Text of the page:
Is “Calls/Hour” a Meaningful Measurement?
When you think “Cold Calling” and “Metrics” one measurement quickly comes to mind: Calls/Hour.
I want to dedicate this piece to both the benefits and downsides of this measurement.
Calls/hour is a key metric for VSA, as it should be for any outbound cold calling organization. But, this metric is not as clean and pure as some would think:
• At VSA, it just so happens that the caller who produces the greatest opportunities also makes the highest calls/hour. This woman is amazing. She encourages decision makers to take action much more quickly than most on our team. Because of her strong and quick closing skills, making more calls per hour allows her to produce more opportunities.
• But, we see just the opposite with new callers. Some new callers produce the fastest calls/hour on our training account, but generate virtually no opportunities.
These new callers are focused and hard-working, but are actually skimming too quickly through a list, without truly penetrating it. In cases where a caller cannot effectively engage, faster calls per hour do not result in more opportunities.
Our job is to coach the new callers to slow down and make each call count – and not to worry about calls/hour.
• Here’s another interesting situation. A caller who is a strong closer was calling at a slow pace. Yet, when she reached decision makers, she was able to engage, encourage and set appointments.
We talked about her low calls/hour. It turns out she was stopping between calls to confirm that she was making the right decisions. When I validated her judgment, she minimized the time between calls, thus boosting her calls/hour. Because of her strong close ratio, the faster calls significantly improved her overall opportunities per hour. She is now producing in the highest quartile of all callers on her accounts.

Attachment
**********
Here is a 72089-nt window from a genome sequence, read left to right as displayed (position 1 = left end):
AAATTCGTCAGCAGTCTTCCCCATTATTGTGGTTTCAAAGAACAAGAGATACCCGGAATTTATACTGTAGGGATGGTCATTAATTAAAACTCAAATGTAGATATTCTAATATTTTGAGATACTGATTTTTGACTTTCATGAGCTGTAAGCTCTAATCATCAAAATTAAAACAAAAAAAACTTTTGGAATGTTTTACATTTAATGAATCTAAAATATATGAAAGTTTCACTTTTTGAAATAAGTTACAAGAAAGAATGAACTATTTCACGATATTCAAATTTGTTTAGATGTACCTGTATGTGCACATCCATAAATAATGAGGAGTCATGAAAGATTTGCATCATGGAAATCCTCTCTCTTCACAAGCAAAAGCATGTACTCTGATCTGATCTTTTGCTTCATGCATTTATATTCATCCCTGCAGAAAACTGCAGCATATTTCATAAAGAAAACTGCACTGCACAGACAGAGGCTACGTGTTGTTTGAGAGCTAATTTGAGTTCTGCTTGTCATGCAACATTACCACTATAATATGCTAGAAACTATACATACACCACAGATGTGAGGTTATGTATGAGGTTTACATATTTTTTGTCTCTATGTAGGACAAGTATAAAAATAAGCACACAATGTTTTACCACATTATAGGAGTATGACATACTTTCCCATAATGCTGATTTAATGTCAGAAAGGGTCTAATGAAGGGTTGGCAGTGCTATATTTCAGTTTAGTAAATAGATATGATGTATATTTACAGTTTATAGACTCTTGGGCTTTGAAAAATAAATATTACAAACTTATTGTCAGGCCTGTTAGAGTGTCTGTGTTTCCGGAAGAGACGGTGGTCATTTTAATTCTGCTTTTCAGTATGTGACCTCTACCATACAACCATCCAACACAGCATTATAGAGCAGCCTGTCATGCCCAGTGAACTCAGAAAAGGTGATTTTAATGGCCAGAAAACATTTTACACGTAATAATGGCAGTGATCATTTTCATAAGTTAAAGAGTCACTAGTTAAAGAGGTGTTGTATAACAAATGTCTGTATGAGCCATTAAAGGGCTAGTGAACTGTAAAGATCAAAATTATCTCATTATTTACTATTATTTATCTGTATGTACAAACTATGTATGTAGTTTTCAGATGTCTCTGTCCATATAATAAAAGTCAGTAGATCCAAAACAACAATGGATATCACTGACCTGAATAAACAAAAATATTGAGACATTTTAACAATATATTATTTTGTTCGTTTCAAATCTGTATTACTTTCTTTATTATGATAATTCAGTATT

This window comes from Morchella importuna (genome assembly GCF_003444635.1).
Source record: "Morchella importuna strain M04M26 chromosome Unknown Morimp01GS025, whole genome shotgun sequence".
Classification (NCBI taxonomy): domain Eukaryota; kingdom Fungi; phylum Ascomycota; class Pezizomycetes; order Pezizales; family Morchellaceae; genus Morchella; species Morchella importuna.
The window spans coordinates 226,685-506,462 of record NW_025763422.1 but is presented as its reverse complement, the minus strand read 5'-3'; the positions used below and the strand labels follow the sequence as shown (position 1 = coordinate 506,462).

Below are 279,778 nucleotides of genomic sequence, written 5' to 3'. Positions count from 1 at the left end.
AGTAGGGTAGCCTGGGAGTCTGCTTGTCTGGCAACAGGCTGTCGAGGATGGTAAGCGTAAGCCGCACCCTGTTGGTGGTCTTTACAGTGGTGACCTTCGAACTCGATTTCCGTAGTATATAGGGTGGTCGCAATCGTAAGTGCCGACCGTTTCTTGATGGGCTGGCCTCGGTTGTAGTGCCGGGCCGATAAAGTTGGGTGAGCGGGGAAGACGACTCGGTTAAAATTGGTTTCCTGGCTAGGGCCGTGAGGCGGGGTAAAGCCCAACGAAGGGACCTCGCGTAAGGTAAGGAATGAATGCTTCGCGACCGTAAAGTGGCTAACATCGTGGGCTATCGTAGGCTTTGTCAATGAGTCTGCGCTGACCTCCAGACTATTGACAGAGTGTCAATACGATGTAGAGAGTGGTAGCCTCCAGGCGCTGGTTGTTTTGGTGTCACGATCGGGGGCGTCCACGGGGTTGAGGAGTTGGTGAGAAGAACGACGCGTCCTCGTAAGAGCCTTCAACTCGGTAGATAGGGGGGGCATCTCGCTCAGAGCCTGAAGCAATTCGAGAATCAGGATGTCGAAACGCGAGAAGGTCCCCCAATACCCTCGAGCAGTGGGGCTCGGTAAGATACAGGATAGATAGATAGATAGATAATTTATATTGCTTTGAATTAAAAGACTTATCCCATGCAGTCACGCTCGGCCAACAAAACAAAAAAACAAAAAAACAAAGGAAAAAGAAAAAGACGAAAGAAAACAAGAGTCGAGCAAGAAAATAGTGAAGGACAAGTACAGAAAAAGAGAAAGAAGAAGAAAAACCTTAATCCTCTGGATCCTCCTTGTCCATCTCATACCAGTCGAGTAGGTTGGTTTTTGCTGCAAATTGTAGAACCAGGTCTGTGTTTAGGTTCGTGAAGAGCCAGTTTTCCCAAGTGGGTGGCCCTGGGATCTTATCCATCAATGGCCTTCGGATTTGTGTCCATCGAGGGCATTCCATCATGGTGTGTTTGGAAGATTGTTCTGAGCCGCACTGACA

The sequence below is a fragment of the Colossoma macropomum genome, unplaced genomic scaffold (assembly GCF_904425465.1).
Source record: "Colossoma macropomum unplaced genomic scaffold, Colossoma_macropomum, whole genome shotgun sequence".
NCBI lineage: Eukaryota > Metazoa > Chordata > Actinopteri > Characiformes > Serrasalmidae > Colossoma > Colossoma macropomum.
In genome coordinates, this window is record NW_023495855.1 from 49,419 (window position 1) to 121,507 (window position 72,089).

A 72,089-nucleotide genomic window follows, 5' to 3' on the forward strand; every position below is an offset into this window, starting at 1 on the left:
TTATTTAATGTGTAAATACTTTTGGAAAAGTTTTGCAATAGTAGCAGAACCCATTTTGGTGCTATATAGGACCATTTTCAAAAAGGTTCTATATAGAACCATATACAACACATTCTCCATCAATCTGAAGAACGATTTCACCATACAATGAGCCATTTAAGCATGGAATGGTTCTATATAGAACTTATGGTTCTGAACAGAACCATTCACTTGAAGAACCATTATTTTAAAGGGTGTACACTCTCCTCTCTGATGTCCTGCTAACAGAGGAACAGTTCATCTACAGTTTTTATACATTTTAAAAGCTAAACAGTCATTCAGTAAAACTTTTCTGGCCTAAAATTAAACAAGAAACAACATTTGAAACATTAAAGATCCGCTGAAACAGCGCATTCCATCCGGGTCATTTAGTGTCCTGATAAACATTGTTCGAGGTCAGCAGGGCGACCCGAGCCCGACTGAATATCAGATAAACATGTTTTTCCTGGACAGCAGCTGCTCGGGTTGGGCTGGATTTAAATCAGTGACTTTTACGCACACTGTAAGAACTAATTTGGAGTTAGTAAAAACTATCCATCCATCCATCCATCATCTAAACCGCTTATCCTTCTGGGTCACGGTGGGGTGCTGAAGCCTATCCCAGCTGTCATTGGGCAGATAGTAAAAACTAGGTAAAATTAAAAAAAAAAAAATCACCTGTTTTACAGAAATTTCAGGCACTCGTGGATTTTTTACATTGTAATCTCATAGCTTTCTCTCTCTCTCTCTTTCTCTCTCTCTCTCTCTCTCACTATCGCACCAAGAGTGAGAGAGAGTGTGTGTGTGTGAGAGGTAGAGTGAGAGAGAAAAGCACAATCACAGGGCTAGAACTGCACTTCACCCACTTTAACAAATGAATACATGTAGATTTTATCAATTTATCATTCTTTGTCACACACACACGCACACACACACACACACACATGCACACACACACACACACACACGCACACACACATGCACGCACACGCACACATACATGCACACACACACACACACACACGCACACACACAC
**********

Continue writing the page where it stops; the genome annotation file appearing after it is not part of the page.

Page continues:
• For most in cold calling, there is an inverse relationship between calls/hour and opportunities/hour. Callers who are producing high opportunities/hour tend to make calls per hour in the “middle of the pack.” A high-producing caller typically talks longer with each decision maker, writes more notes, and sends more emails. Therefore, opportunities per hour are high and calls per hour are lower.
So, is measuring calls per hour a good thing? Yes, absolutely. It’s a red flag when calls/hour are too high or too low, without the corresponding high performance in opportunities. However beware that the callers do not grow overly concerned about their pace of calls, at the expense of meaningful, effective conversations that result in appointments.
Remember, calls/hour is just one metric in a full array of measurements. In many cases, trying to make those who are already effective in producing opportunities speed up calls/hour will actually reduce their opportunities per hour.